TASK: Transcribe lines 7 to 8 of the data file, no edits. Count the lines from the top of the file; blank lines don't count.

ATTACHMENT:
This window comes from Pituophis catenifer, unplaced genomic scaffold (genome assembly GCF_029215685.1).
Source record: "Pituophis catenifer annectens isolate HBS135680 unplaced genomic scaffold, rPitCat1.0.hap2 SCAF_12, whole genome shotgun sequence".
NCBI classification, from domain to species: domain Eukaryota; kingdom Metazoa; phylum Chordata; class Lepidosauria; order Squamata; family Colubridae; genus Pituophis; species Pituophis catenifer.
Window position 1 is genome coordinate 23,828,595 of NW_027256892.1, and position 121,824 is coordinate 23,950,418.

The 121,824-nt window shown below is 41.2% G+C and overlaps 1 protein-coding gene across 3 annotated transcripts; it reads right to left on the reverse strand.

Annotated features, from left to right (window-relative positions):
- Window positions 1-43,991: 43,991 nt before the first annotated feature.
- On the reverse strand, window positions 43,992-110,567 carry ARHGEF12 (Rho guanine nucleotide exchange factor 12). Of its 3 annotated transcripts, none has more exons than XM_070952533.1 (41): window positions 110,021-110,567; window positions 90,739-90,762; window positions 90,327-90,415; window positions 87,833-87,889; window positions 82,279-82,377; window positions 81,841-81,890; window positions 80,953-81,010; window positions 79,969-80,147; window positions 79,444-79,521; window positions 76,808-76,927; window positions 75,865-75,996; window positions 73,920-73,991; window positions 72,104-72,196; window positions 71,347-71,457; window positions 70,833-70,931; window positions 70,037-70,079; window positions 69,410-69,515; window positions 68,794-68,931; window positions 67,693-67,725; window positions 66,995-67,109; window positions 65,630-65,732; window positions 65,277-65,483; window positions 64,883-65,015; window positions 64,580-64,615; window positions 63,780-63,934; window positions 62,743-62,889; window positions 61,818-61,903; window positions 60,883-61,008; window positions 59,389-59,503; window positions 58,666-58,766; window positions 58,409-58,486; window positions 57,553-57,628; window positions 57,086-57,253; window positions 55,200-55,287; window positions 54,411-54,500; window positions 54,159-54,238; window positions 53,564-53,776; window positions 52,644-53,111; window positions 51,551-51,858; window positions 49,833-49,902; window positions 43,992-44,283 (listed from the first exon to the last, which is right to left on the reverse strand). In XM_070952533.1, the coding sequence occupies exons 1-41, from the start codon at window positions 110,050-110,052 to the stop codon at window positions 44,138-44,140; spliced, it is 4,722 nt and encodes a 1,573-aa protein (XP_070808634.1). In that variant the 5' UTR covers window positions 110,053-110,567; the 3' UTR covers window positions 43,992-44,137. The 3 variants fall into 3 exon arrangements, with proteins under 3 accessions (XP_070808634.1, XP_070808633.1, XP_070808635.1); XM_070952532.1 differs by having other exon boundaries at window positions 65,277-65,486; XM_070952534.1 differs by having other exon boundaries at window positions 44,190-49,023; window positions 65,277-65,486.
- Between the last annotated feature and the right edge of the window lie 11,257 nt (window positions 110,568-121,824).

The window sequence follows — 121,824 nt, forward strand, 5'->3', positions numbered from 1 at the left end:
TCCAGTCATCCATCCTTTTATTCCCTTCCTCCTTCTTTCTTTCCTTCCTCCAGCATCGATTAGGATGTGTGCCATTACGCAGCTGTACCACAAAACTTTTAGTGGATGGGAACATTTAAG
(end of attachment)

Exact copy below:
- Window positions 1-43,991: 43,991 nt before the first annotated feature.
- On the reverse strand, window positions 43,992-110,567 carry ARHGEF12 (Rho guanine nucleotide exchange factor 12). Of its 3 annotated transcripts, none has more exons than XM_070952533.1 (41): window positions 110,021-110,567; window positions 90,739-90,762; window positions 90,327-90,415; window positions 87,833-87,889; window positions 82,279-82,377; window positions 81,841-81,890; window positions 80,953-81,010; window positions 79,969-80,147; window positions 79,444-79,521; window positions 76,808-76,927; window positions 75,865-75,996; window positions 73,920-73,991; window positions 72,104-72,196; window positions 71,347-71,457; window positions 70,833-70,931; window positions 70,037-70,079; window positions 69,410-69,515; window positions 68,794-68,931; window positions 67,693-67,725; window positions 66,995-67,109; window positions 65,630-65,732; window positions 65,277-65,483; window positions 64,883-65,015; window positions 64,580-64,615; window positions 63,780-63,934; window positions 62,743-62,889; window positions 61,818-61,903; window positions 60,883-61,008; window positions 59,389-59,503; window positions 58,666-58,766; window positions 58,409-58,486; window positions 57,553-57,628; window positions 57,086-57,253; window positions 55,200-55,287; window positions 54,411-54,500; window positions 54,159-54,238; window positions 53,564-53,776; window positions 52,644-53,111; window positions 51,551-51,858; window positions 49,833-49,902; window positions 43,992-44,283 (listed from the first exon to the last, which is right to left on the reverse strand). In XM_070952533.1, the coding sequence occupies exons 1-41, from the start codon at window positions 110,050-110,052 to the stop codon at window positions 44,138-44,140; spliced, it is 4,722 nt and encodes a 1,573-aa protein (XP_070808634.1). In that variant the 5' UTR covers window positions 110,053-110,567; the 3' UTR covers window positions 43,992-44,137. The 3 variants fall into 3 exon arrangements, with proteins under 3 accessions (XP_070808634.1, XP_070808633.1, XP_070808635.1); XM_070952532.1 differs by having other exon boundaries at window positions 65,277-65,486; XM_070952534.1 differs by having other exon boundaries at window positions 44,190-49,023; window positions 65,277-65,486.